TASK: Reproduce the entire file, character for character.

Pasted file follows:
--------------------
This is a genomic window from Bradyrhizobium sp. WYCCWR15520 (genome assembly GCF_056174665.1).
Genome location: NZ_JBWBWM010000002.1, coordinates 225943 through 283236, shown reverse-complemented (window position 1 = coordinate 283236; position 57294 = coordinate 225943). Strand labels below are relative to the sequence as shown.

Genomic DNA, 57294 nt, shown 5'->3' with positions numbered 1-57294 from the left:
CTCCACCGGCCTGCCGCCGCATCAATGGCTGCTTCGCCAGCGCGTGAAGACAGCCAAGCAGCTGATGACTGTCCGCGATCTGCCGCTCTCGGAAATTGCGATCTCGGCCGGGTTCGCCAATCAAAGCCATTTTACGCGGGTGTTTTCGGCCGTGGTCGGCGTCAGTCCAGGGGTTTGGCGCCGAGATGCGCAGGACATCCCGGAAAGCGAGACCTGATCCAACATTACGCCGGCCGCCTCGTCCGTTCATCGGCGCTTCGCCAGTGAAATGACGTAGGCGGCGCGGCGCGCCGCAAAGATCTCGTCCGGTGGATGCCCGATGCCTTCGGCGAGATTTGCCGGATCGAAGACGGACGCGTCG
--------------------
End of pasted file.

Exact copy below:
This is a genomic window from Bradyrhizobium sp. WYCCWR15520 (genome assembly GCF_056174665.1).
Genome location: NZ_JBWBWM010000002.1, coordinates 225943 through 283236, shown reverse-complemented (window position 1 = coordinate 283236; position 57294 = coordinate 225943). Strand labels below are relative to the sequence as shown.

Genomic DNA, 57294 nt, shown 5'->3' with positions numbered 1-57294 from the left:
CTCCACCGGCCTGCCGCCGCATCAATGGCTGCTTCGCCAGCGCGTGAAGACAGCCAAGCAGCTGATGACTGTCCGCGATCTGCCGCTCTCGGAAATTGCGATCTCGGCCGGGTTCGCCAATCAAAGCCATTTTACGCGGGTGTTTTCGGCCGTGGTCGGCGTCAGTCCAGGGGTTTGGCGCCGAGATGCGCAGGACATCCCGGAAAGCGAGACCTGATCCAACATTACGCCGGCCGCCTCGTCCGTTCATCGGCGCTTCGCCAGTGAAATGACGTAGGCGGCGCGGCGCGCCGCAAAGATCTCGTCCGGTGGATGCCCGATGCCTTCGGCGAGATTTGCCGGATCGAAGACGGACGCGTCG